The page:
Ultimately, I’m simply a girl on a quest. And what I’m trying to discover, what I’m always working to uncover is this:
Why do I need what I need? Why do I want what I want?
I ask those questions every day.
—From the Intro of Dark Secret Love
We’re taught to want certain things. Clean clothes. (Just watch the commercials. Clean clothes are apparently essential for a happy life.) A dishwasher full of sparkling wine glasses. A big mug of coffee early in the morning. Particularly if you live on a farm.
The world wants us to want certain things.
And I never did. (Okay, I want the coffee—but not the farm.) I always felt as if I ought to want what the rest of the world seemed to want, or as if I might someday, if Mr. Right came along. If the right situation presented itself. Suddenly, I’d understand what the other girls were talking about. I’d go on a date with a perfectly nice man, lean in for a kiss, and feel flickers of desire working through my body.
But honestly, I either was faking—or playing make-believe. You can blend in for a long time…and then one day you realize you’ve become a shell. Fragile. Delicate. Easily broken.
The world wants you to want the handsome man with the bouquet of red roses who takes you to dinner and a movie. The world wants you to giggle and titter and blush when he kisses you on the doorstep as moths beat their wings around your safety light. Nothing out there tells you that it’s okay if what you really want is for him to put down a twenty at the bar, take you out back in the alley and tell you to drop your trousers and assume the position.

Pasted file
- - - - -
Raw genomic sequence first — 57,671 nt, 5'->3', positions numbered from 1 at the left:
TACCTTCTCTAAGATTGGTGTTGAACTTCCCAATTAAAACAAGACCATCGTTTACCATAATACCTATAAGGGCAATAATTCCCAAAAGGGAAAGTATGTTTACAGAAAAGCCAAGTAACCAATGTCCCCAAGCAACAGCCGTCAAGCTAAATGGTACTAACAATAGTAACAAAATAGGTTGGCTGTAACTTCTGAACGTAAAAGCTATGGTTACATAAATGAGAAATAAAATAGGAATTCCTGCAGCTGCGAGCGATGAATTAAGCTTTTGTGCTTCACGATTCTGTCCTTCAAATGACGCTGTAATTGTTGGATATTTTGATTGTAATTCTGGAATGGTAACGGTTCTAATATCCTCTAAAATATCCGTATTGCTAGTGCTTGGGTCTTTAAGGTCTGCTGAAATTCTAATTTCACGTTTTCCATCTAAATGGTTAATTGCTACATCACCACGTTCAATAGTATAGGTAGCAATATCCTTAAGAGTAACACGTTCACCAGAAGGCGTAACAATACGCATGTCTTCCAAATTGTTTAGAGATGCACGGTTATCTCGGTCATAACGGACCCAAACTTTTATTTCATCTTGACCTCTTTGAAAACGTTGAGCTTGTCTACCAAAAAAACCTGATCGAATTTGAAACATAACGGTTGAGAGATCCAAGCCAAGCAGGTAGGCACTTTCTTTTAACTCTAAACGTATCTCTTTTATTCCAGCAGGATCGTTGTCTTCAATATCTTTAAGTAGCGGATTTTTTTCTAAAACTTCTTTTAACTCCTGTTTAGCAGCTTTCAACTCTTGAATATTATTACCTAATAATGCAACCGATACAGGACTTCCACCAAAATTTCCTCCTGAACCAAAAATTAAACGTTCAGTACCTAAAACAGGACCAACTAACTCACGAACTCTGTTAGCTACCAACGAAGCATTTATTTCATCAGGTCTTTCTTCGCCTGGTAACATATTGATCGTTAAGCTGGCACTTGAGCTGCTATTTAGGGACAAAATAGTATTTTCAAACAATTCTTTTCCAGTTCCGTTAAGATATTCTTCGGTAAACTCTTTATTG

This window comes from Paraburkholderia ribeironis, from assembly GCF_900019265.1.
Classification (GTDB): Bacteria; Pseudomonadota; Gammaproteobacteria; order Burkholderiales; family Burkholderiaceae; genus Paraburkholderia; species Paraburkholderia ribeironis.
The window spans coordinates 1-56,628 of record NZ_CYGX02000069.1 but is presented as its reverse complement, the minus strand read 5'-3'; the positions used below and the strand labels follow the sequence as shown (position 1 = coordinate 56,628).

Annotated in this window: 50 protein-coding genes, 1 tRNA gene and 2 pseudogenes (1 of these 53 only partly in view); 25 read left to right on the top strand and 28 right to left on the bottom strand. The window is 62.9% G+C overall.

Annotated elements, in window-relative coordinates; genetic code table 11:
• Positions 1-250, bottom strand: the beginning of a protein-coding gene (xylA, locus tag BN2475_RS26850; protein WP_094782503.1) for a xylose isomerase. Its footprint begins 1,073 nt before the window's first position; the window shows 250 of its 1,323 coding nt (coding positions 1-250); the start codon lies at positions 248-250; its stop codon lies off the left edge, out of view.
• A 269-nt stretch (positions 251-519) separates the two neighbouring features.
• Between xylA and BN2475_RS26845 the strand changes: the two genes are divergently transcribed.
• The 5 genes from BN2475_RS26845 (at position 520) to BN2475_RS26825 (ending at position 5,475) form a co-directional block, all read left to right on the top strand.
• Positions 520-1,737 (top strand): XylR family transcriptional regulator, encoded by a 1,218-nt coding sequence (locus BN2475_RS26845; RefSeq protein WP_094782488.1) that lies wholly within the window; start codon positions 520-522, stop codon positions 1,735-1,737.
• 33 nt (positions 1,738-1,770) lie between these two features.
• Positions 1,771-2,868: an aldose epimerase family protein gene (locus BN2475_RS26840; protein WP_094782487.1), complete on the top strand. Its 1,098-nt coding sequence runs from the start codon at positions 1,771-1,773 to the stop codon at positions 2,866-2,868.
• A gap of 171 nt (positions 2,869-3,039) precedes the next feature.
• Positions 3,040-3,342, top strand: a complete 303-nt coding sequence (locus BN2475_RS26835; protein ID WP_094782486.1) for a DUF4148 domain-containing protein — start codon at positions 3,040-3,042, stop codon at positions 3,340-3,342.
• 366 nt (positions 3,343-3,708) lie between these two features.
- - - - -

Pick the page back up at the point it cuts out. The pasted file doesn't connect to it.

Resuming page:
What was that?
That’s not in the script they hand you when you become an adult. That doesn’t account for the picket fence and the whitewashed Colonial and the Volvo…
What if what you want is for a man to press up against you, push you into the bricks and says, “Count them off for me. Twenty. Mean. Blows. You’re going to feel these, I assure you.”
What if the whisper of his belt pulling free from the loops of his slacks makes you wetter than any sparkling glass on the planet?
We’re taught to want certain things.
Dark Secret Love is about what happens to a girl who wants something else.
Alison Tyler is the author of 25 erotic novels, including the soon-to-be-published The Delicious Torment (Cleis Press). She has written a handful of novellas including Tied Up & Twisted (Harlequin), Those Girls (Go Deeper Press), and Banging Rebecca (Pretty Things Press). Visit her at alisontyler.blogspot.com where she promises never to have a cover charge.